However the abduction is only the first third of the novel. In London, Elizabeth’s reputation totters precariously on the edge of scandal and is dependent on the integrity of our champion– and even the rapscallion.
Austen’s Elizabeth, whom we all know and love, has always been spirited, clever, stubborn, and quick to misjudge, nevertheless also willing to acknowledge her blunders. In “The Journey” she not only realizes, “I am changed from the girl I was a week ago. The journey we were forced to endure has shown me the man’s true character, and I discovered the flaw in my own. I was deceived by my own prejudice.” p. 146, but her love for Darcy is so great, that she would rather forfeit her own satisfaction and honor to spare him from a marriage of expedience. I envy the mirth you will experience as she finally discovers what fools in love they have been!
Not only are there all the usual canon characters and their foibles, like Lydia’s disgrace with Wickham, Colonel Fitzwilliam’s loose lips, Lady Catherine de Bourgh’s unabashed bossiness… but the earnest scope and humour make for a captivating read. In my experience, many Pride and Prejudice alternate stories fail to hit the mark when an author forces scenarios from the Austen’s original work into an entirely improbable story… which unfortunately does nothing but make the reader furrow brows in cynicism and incredulity. Dear friends, that is not the case here. Hahn’s retelling cleverly sprinkles many of Austen’s most memorable lines and scenes through out—sometimes out of canon sequence- but still recognizable and justifiable to make this particular tale quite plausible. I laughed out loud at the continued absurdity of Lady Catherine de Bourgh, “But your arts and allurements may have made him forget what he owes to himself and to all his family. You may have used this kidnapping scheme to draw him in!” p. 161. Only Lady Cat could be so imperiously preposterous. Well maybe, Caroline Bingley… but I’ll ransom those gems for you to behold on your own!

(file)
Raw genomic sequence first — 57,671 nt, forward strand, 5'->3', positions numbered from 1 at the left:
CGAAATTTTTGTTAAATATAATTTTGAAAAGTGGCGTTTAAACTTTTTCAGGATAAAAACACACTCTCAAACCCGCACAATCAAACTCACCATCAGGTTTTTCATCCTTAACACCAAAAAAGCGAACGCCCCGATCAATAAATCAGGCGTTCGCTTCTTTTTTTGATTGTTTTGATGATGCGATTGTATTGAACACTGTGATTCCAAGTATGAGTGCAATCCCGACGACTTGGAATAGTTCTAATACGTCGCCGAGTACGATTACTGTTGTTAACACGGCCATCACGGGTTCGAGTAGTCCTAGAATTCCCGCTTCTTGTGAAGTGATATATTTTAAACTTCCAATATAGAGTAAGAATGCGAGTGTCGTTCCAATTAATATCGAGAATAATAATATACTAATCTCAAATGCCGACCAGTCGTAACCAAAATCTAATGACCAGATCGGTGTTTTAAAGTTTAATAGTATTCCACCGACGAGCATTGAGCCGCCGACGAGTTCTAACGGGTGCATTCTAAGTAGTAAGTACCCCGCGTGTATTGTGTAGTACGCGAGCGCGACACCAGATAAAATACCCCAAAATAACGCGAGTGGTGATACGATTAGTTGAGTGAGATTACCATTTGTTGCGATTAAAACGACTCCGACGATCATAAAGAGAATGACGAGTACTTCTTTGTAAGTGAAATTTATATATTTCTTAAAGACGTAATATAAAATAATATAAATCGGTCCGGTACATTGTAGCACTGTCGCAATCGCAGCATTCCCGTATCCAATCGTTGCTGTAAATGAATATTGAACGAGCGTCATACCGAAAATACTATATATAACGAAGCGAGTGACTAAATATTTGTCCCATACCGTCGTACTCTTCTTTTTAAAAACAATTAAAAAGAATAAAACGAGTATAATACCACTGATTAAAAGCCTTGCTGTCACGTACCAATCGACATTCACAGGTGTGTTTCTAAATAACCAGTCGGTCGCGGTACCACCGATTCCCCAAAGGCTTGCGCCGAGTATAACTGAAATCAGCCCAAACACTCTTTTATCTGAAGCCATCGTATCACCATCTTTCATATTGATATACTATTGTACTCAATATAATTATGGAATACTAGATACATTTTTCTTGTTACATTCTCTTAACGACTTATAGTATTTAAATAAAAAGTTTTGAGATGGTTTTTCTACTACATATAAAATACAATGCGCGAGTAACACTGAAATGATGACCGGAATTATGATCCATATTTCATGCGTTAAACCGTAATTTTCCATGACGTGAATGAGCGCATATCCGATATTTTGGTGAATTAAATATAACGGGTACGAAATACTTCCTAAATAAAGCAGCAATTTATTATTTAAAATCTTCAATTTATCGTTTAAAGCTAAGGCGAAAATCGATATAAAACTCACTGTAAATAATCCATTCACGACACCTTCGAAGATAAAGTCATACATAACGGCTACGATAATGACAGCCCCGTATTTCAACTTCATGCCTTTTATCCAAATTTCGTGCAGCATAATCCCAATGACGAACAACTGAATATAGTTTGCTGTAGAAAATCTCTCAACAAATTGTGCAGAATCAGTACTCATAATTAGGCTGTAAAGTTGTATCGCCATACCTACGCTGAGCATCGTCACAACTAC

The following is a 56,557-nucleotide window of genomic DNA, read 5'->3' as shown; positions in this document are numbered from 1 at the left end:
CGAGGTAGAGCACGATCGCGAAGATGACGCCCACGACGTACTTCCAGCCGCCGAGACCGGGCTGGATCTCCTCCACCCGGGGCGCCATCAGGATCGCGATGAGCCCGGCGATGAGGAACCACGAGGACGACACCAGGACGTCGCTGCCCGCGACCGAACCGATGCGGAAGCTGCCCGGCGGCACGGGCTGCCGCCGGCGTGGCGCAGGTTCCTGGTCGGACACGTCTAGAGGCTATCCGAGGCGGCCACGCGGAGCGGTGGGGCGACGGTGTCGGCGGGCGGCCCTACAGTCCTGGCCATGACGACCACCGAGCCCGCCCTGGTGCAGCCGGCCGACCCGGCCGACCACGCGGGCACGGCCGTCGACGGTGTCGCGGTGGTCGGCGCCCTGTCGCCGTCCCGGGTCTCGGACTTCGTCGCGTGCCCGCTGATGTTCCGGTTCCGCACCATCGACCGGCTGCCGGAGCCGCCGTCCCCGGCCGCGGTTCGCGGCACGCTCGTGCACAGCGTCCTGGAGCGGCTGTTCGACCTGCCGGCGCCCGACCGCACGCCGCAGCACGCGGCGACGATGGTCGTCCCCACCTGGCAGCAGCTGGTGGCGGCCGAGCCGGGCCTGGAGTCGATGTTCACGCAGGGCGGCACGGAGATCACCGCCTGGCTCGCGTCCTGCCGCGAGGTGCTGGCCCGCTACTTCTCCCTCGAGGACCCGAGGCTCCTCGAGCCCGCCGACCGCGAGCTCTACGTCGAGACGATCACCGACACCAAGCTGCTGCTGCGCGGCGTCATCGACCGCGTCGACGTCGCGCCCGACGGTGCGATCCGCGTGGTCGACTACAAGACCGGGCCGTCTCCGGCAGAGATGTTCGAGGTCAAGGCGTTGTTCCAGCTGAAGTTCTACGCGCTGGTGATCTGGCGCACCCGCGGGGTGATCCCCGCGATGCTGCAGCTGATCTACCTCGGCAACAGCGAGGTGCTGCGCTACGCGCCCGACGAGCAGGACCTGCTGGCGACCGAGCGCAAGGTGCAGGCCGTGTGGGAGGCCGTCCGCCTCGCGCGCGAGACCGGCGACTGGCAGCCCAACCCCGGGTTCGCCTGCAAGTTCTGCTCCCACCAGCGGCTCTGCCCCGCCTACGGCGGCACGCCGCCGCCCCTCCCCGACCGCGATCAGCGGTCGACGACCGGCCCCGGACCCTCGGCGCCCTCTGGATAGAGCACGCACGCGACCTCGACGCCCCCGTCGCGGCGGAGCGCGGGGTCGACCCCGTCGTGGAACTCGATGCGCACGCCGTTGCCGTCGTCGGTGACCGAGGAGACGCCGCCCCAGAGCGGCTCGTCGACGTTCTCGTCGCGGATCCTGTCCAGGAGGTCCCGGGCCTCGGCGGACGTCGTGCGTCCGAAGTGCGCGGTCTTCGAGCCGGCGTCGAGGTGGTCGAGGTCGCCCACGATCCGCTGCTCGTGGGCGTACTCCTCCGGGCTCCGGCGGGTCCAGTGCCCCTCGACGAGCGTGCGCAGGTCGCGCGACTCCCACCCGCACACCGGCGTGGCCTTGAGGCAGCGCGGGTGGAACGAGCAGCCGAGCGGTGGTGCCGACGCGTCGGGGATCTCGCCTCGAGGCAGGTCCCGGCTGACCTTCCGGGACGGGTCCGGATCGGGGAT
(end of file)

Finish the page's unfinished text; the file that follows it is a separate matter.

Jan Hahn’s writing is top-notch, with vivid characters, lush story lines, and thorough research of the language and mores of Regency England. Using an economy of language while creating powerful and picturesque images, Hahn elegantly conveys Darcy and Elizabeth’s heart pounding passions while remaining respectful and not offending anyone’s sensibilities. I was excessively diverted whilst on “The Journey” and suspect you will be as well. Danger, daring and desire. How could you not?
5 out of 5 Regency Stars
The Journey, by Jan Hahn
Meryton Press (2011)
Trade paperback (264) pages
Christina Boyd lives in the wilds of the Pacific Northwest with her dear Mr. B, two youngish children and a Chesapeake Bay Retriever named Bibi. She studied Fine Art at Temple University’s Tyler School of Art and received her Bachelor of Arts degree in Communications from Salisbury University in Maryland. For the last nine years she has created and sold her own pottery line from her working studio. Albeit she read Jane Austen as a moody teenager, it wasn’t until Joe Wright’s 2005 movie of Pride & Prejudice that sparked her interest in all things Austen. A life member of the Jane Austen Society of North America, visiting Jane Austen’s England remains on her bucket list.
© 2007 – 2012 Christina Boyd, Austenprose